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Monthly Archives: March 2014

Sweet Chicory & Golden Sultana Cake – Freestyle!


A few weeks back, I was challenged on Facebook to “freestyle” a recipe posted in the Telegraph’s website for a Sweet Chicory & Golden Sultana Cake – I thought yeah that looks great, how can I make it taste & look as good, but lower the sugar content and of course make it gluten-free and cow milk free.  While I wouldn’t call this particularly low GI in my opinion my version is a massive improvement on the original recipe, in terms of how healthy it is – and don’t worry it’s got the “yum factor!”  Here is what I did:


225 g golden sultanas – (I went organic here but up to you)

600 ml english breakfast tea (I’m partial to a bit of organic Clipper tea, I used 2 bags)

2 white chicory roughly chopped (my local supermarket didn’t have red and only sold packs of 2)

160 g goat butter (For dairy free option, I would use coconut oil instead)

2 large organic free range eggs

2 tbsp coconut palm sugar (health food shop)

1 tbsp maple syrup

105 g Doves plain gluten-free flour (this is the flour blend: Rice, Potato, Tapioca, Maize & Buckwheat)

140 g ground almonds

1 tsp cinnamon (you know I’m partial to this – it tastes great, but also apparently it helps slow the rate at which sugar enters the blood stream)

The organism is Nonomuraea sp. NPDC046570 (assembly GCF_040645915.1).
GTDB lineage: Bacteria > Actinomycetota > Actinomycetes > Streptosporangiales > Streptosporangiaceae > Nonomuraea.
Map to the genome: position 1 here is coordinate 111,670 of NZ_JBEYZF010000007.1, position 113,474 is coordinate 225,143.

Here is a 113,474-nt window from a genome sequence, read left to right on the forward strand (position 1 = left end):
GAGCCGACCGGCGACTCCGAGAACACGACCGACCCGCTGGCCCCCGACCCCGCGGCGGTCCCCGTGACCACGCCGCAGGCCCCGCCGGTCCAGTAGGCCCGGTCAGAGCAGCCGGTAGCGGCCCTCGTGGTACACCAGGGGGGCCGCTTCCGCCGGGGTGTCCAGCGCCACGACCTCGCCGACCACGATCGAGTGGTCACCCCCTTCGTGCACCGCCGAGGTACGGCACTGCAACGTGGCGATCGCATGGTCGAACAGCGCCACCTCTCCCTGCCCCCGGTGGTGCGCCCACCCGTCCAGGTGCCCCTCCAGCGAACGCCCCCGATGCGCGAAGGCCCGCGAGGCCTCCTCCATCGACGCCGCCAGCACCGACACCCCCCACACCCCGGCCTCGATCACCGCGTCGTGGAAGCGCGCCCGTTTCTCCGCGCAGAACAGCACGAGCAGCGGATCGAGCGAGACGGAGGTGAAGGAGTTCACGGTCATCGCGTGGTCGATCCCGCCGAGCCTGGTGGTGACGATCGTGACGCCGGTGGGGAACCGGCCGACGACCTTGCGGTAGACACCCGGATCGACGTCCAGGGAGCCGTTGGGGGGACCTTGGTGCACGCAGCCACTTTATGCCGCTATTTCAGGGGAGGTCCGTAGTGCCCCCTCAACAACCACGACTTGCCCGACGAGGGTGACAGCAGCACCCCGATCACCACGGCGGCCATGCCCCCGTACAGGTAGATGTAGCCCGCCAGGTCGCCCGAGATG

1 tbsp psyllium husks (this is sold in health food shops & some supermarkets more on that later) and about 2 floz water

pinch Himalayan salt

1/2 tsp vitamin C powder

1/2 tsp bicarbonate of soda


1 tbsp St Dalfour apricot jam (this brand is fantastic as they just use fruit and no sugar so completely natural!)

gold leaf (optional – it is very expensive & just looks pretty)


Pre-heat the oven 150C

I used a 12 cup mini cake tray, with loose bottoms (Lakeland sells them online) I greased this with a little goat butter. Now down to business:

1) I brewed my 600ml of tea in a measuring jug I let it steep for 3 minutes before removing the tea bags (I used 2).  I then added the sultanas to soak for 20 minutes.

2) As in the original, I fried the chopped chicory in about 40 g goat butter for about 10 minutes until sweet & soft. I then used a slotted spoon and put the chicory onto kitchen paper and set aside.


3) I drained the tea soaked sultanas – saving the tea in a cup for later.  I put the sultanas in the frying pan with the rest of the goat butter and added the coconut sugar.  I cooked this down gently until is was like dark caramel – only took a couple of minutes. I then set it aside to cool a bit.


3) I then put the Psyllium husks in a small bowl and added about 2 fluid ounces of water and gave it quick stir – it instantly goes gel like.  In the same way that I use Chia seeds to get a gel like consistency to give a bit of bounce to my bread recipe; Pysllium husks work well in gluten-free cakes not to mention, adding a healthy dose of fibre.